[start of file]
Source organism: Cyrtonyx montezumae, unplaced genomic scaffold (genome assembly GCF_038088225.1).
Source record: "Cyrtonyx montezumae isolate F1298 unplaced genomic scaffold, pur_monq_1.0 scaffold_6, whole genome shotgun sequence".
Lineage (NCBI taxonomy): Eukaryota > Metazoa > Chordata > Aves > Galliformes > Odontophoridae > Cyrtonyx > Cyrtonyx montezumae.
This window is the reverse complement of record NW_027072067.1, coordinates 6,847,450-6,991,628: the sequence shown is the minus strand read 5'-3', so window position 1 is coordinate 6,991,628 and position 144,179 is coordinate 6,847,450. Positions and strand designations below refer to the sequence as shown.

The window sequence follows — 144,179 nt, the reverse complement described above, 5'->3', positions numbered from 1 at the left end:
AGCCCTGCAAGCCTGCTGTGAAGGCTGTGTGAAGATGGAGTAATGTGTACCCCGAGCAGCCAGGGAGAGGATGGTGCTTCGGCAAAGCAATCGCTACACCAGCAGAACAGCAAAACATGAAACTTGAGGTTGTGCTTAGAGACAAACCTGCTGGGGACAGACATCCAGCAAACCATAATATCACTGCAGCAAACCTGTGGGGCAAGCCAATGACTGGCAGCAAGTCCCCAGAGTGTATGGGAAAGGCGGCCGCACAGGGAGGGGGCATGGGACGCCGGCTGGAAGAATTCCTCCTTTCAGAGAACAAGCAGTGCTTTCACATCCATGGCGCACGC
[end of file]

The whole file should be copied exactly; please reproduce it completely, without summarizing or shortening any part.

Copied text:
Source organism: Cyrtonyx montezumae, unplaced genomic scaffold (genome assembly GCF_038088225.1).
Source record: "Cyrtonyx montezumae isolate F1298 unplaced genomic scaffold, pur_monq_1.0 scaffold_6, whole genome shotgun sequence".
Lineage (NCBI taxonomy): Eukaryota > Metazoa > Chordata > Aves > Galliformes > Odontophoridae > Cyrtonyx > Cyrtonyx montezumae.
This window is the reverse complement of record NW_027072067.1, coordinates 6,847,450-6,991,628: the sequence shown is the minus strand read 5'-3', so window position 1 is coordinate 6,991,628 and position 144,179 is coordinate 6,847,450. Positions and strand designations below refer to the sequence as shown.

The window sequence follows — 144,179 nt, the reverse complement described above, 5'->3', positions numbered from 1 at the left end:
AGCCCTGCAAGCCTGCTGTGAAGGCTGTGTGAAGATGGAGTAATGTGTACCCCGAGCAGCCAGGGAGAGGATGGTGCTTCGGCAAAGCAATCGCTACACCAGCAGAACAGCAAAACATGAAACTTGAGGTTGTGCTTAGAGACAAACCTGCTGGGGACAGACATCCAGCAAACCATAATATCACTGCAGCAAACCTGTGGGGCAAGCCAATGACTGGCAGCAAGTCCCCAGAGTGTATGGGAAAGGCGGCCGCACAGGGAGGGGGCATGGGACGCCGGCTGGAAGAATTCCTCCTTTCAGAGAACAAGCAGTGCTTTCACATCCATGGCGCACGC